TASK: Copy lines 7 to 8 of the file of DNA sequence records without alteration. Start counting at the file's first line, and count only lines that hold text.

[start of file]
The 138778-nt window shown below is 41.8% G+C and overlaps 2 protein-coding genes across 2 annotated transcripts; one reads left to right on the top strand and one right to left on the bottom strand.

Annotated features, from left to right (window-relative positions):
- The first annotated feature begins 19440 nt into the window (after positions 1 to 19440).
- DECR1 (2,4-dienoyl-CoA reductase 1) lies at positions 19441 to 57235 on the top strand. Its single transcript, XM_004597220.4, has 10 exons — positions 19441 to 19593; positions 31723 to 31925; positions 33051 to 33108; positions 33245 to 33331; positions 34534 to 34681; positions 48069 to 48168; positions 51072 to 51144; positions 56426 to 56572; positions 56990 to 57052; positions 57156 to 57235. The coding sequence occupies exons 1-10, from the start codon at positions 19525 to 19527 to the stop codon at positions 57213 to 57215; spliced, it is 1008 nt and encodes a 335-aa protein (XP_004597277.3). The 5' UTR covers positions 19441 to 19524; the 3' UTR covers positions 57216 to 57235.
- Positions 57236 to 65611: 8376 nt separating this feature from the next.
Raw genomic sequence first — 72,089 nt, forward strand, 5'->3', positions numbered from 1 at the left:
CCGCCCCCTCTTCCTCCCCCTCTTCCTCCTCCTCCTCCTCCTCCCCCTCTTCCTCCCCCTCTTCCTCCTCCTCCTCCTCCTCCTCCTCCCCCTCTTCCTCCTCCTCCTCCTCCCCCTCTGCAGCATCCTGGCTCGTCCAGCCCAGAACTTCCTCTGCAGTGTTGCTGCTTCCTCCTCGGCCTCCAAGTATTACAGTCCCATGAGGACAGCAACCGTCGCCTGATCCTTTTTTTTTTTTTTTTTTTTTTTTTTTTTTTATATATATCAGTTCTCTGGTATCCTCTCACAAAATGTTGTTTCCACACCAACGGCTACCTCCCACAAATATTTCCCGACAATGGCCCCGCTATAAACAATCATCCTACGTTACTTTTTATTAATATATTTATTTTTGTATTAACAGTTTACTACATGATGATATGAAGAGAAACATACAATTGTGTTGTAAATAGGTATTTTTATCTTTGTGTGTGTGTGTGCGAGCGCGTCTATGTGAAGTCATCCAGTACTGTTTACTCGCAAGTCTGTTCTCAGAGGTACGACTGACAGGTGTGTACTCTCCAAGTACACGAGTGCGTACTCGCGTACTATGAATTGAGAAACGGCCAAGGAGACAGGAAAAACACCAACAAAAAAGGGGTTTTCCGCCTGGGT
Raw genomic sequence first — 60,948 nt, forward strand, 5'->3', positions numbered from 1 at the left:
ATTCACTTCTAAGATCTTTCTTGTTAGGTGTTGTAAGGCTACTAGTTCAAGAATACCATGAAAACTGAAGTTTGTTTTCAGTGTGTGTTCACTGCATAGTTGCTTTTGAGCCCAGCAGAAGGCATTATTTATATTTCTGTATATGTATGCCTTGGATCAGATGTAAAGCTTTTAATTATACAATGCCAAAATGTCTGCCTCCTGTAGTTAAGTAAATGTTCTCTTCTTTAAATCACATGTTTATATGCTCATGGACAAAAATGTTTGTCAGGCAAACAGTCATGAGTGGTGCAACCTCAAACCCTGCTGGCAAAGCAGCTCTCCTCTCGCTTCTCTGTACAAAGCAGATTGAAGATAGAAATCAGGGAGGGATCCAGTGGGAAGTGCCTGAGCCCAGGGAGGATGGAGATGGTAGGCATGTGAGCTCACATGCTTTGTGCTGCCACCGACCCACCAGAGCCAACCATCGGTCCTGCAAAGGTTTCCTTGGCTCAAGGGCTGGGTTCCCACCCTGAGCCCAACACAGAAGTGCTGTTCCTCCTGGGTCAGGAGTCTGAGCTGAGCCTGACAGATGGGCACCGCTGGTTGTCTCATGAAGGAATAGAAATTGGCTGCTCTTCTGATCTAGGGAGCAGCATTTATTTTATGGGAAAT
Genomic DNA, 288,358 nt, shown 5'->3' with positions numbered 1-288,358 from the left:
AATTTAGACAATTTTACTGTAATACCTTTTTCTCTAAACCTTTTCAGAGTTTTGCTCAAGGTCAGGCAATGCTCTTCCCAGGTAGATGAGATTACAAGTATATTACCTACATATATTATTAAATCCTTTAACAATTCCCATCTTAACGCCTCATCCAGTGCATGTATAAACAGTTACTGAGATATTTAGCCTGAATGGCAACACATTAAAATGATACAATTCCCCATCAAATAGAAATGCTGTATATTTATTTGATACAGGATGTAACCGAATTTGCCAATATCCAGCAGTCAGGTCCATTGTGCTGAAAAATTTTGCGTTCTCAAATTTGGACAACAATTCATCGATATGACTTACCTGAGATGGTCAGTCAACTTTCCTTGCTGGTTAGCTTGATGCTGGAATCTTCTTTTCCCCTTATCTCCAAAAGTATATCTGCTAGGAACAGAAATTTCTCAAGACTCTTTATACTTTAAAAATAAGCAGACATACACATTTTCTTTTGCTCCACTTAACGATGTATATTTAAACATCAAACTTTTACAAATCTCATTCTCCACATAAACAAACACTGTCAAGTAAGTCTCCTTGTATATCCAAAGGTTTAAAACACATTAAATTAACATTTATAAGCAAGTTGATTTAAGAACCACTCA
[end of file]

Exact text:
CCGCCCCCTCTTCCTCCCCCTCTTCCTCCTCCTCCTCCTCCTCCCCCTCTTCCTCCCCCTCTTCCTCCTCCTCCTCCTCCTCCTCCTCCCCCTCTTCCTCCTCCTCCTCCTCCCCCTCTGCAGCATCCTGGCTCGTCCAGCCCAGAACTTCCTCTGCAGTGTTGCTGCTTCCTCCTCGGCCTCCAAGTATTACAGTCCCATGAGGACAGCAACCGTCGCCTGATCCTTTTTTTTTTTTTTTTTTTTTTTTTTTTTTTATATATATCAGTTCTCTGGTATCCTCTCACAAAATGTTGTTTCCACACCAACGGCTACCTCCCACAAATATTTCCCGACAATGGCCCCGCTATAAACAATCATCCTACGTTACTTTTTATTAATATATTTATTTTTGTATTAACAGTTTACTACATGATGATATGAAGAGAAACATACAATTGTGTTGTAAATAGGTATTTTTATCTTTGTGTGTGTGTGTGCGAGCGCGTCTATGTGAAGTCATCCAGTACTGTTTACTCGCAAGTCTGTTCTCAGAGGTACGACTGACAGGTGTGTACTCTCCAAGTACACGAGTGCGTACTCGCGTACTATGAATTGAGAAACGGCCAAGGAGACAGGAAAAACACCAACAAAAAAGGGGTTTTCCGCCTGGGT
Raw genomic sequence first — 60,948 nt, forward strand, 5'->3', positions numbered from 1 at the left: